"Innovation" is one of the great buzzwords of management theory, but this treatise accords it a thoroughgoing analysis. Management consultant Moore, author of the bestselling Crossing the Chasm, argues that companies can escape the marginless hell of commodity and price competition only through innovations that differentiate their products from their competitors' in the minds of consumers. He elaborates a taxonomy of 15 "innovation types," from "disruptive" breakthrough technologies like Apple's iTunes to more mundane marketing innovations like hiring a sports superstar to endorse athletic shoes. Unlike many business futurists, Moore doesn't exalt innovation for its own sake, insisting it must be tied to concrete business goals. To help companies determine the right-and wrong-strategies for innovation, he develops an analytical framework that distinguishes emerging from mature market categories and "complex systems" companies that sell pricey customized projects to a few customers from "volume operations" companies that sell standardized products to the masses. Moore illustrates these ideas with real-world examples, biased toward tech-sector companies; an extended case study of innovation-management at networking leviathan Cisco Systems forms the backbone of the book. Moore's approach is somewhat theoretical and replete with diagrams that feature sine waves and fractals. Fortunately, his treatment remains lucid and commonsensical, and offers a wealth of insights for thoughtful managers.
Copyright © Reed Business Information, a division of Reed Elsevier Inc. All rights reserved. --This text refers to the Hardcover edition.
Less a cookbook than a detailed menu of meals that can be prepared to turn your competitors into dinosaurs. Brontosaurus burger, anyone?
Dealing with Darwin provides a lucid and engaging perspective on managing innovation.
Ed Zander, CEO, Motorola
Moore has delivered an innovative and instructive treatise on innovation.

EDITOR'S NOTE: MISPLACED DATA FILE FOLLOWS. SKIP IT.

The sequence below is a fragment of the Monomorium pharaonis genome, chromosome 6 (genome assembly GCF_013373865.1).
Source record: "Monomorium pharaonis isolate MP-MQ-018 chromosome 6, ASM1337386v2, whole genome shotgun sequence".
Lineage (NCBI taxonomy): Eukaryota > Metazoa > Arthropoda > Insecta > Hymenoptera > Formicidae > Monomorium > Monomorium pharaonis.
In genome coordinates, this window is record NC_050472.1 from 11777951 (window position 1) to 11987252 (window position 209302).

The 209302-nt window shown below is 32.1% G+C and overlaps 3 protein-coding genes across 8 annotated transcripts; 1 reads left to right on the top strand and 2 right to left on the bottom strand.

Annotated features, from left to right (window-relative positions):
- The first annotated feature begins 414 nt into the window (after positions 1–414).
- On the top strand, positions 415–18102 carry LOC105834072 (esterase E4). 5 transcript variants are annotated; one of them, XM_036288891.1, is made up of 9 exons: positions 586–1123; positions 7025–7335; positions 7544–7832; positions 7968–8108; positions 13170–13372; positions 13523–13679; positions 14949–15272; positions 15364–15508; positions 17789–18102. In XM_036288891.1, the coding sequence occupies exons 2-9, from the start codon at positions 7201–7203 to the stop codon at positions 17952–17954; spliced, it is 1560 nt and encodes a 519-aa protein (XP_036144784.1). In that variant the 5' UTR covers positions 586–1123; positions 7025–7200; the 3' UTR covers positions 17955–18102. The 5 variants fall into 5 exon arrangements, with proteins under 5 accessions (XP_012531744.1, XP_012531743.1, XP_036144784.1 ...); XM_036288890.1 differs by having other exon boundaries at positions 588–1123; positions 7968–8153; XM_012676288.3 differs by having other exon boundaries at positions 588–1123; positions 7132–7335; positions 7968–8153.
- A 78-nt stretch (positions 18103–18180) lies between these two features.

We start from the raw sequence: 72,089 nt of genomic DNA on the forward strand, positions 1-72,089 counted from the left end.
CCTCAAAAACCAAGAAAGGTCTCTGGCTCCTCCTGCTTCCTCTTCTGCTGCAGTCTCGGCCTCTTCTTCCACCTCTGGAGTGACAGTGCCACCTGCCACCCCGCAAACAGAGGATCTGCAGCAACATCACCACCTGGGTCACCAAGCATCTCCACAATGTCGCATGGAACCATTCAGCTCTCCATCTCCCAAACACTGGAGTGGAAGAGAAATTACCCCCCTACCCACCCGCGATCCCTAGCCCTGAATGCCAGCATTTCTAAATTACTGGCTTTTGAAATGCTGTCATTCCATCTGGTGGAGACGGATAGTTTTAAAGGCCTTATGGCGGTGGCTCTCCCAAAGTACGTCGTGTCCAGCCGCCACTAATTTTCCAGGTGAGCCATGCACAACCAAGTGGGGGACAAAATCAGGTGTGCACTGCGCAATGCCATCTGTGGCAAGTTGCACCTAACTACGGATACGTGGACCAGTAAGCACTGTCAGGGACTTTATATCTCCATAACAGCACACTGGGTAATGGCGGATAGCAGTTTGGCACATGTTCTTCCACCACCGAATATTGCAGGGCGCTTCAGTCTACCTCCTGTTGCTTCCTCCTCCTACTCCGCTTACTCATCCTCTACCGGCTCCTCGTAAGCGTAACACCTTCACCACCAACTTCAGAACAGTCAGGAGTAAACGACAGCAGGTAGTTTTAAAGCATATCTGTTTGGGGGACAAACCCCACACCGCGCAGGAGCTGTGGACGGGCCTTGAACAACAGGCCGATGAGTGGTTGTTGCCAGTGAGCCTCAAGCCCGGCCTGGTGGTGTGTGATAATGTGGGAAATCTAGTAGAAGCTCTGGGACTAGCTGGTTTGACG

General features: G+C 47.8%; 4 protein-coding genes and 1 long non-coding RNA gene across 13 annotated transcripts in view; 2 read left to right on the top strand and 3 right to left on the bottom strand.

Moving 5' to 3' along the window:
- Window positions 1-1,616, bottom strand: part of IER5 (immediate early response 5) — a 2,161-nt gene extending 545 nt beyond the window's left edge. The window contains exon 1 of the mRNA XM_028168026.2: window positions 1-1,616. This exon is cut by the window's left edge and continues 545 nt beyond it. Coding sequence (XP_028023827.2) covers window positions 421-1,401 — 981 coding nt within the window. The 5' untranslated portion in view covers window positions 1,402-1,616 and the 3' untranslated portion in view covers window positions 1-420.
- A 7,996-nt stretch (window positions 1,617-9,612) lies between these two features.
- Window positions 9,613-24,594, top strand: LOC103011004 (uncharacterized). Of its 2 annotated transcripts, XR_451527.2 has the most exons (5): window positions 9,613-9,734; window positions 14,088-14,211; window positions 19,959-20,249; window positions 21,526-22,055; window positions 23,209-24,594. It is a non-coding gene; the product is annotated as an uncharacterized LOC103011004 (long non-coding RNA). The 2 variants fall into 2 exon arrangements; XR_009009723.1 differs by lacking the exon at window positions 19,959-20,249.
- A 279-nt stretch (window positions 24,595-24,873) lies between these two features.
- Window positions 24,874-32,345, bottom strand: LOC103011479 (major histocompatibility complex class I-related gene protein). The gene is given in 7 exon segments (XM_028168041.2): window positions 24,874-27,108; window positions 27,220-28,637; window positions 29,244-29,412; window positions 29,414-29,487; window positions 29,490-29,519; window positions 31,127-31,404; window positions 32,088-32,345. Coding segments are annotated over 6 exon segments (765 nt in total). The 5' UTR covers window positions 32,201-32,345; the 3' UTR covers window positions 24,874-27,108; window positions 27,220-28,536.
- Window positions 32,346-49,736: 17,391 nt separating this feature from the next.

The Boston Globe
Dealing with Darwin is teeming with ideas and practical advice.... Moores new book is a very significant and valuable addition to the strategists bookshelf.
Strategy and Leadership --This text refers to an out of print or unavailable edition of this title.
Dealing with Darwin is one of the best tech marketing books I have read in the 21st century, because it provides a much-needed framework for one of the most important endeavors a... Read morePublished 9 months ago by Amazon Customer
Well written, but the target audience is big company CEOs who may read it but will probably not be able to implement strategies due to the inertia in their companiesPublished 13 months ago by William L. Mince
While I am a big fan of Geoffrey Moore, I found this book a bit hard to read because in every chapter he is comparing two companies and I found that I lost track of the points he... Read morePublished on May 10, 2013 by Arthur Lizotte
It changed the way I think and understand innovation. I could see many patterns that were present in the company I lead, and identifying them helped me to take action and correct... Read morePublished on March 31, 2013 by Fernando Coura
Excellent third book in the series for strategic marketing provides the reader a great point of view to make decision fromPublished on March 18, 2013 by IT Setup Guy for Small Company
A tougher read than I expected and not all that reveling to me, but, I did plow through it. Not many gems to harvest here, however.Published on February 25, 2013 by MikeS
I have read some previous books of this author and I have liked them more. This seemed to be an addition to the same series of great text books. Read morePublished on June 3, 2012 by Kitty